From Here to There

This has been a very bizarre last month.  One week after arriving home from the USA, I was admitted into a hospital for signs of pre-term labor.  I stayed in that same hospital for more than four weeks, being monitored every 4 to 6 hours for signs of labor.  I was visited by dear friends, hung pictures on the wall of my family, and passed the hours on bedrest.  I watched a series on Netflix about a woman held captive and it hit too close to home; I wrote and read and learned to crochet.  I took my first wheelchair ride outside two weeks after I arrived and up until that trip, I had only left my room to go to an ultrasound.  My family visited me four or five times every week, which included a minimum half hour uber ride for them each way.  I was cared for by the most conscientious, kind midwives, nurses, and doctor, and kept well-fed and rested.  I never showed signs of labor beyond dilation and a couple of days of a belly ache that could have been contractions.

What do you do with more than four weeks to yourself?  I tried to stay busy and tried to stay positive about growing our girl.  Each week that passed made her life outside of the womb more sure, more safe.  I spoke to my professional team and my friends and family, bouncing back and forth between the languages and the cultures all from within my hospital room.  I prayed a lot and tried to stay cognizant of how blessed I was to have both my health and the chance for a healthy baby.  I tried not to think about why this had happened, and tried not to get depressed by the global news I now had time to absorb.

Every day, I waited for news about my mom’s latest adventure in her cultural immersion, whether that was the comedy of making friends with the vegetable seller on our street or the confusion of trying to understand the pre-school teacher’s approach to potty training.  She and Jeff became a team and took such good care of Rayna that I think my kid sort of got used to me being gone.  Jeff remained harried, but was able to get some bike rides in and stayed focused on how valuable each day apart was for our smaller daughter.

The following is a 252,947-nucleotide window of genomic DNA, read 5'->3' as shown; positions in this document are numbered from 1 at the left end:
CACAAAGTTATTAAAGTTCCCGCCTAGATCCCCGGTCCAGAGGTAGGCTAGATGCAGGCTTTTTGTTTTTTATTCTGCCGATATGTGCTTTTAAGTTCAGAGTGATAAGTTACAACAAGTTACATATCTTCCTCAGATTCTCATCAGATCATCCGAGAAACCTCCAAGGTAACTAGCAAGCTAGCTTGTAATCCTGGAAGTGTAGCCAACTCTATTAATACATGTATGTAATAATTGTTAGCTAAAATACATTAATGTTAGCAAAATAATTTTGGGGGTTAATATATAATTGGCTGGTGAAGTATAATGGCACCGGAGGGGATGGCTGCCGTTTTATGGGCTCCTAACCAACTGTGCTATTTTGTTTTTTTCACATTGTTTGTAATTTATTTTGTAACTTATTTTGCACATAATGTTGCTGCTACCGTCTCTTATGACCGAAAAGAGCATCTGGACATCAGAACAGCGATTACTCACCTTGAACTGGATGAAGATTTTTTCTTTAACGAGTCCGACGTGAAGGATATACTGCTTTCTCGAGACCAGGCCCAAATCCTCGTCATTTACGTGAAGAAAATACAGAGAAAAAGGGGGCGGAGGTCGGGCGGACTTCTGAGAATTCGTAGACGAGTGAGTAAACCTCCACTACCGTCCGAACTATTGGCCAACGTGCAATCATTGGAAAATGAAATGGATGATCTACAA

And then this week, we decided I could go home.  At 32 weeks, our baby is still very tiny but she has passed some important growth milestones.  I’ve held off this long, and if labor started, my doctor didn’t see much chance that they’d be able to stop it.  We are all hoping for a few more weeks in this bizarre limbo, and the first test was making it through the ride home without going into labor (success!).  I remain on bedrest, which means I’m basically just more work for Oma and Jeff, but they seem OK with it.  While this has been one of the hardest things we have been through as a family, we were always OK, no one was dying or fleeing from war or being terrorized.  Perspective comes in handy when you’re looking at life from here to there.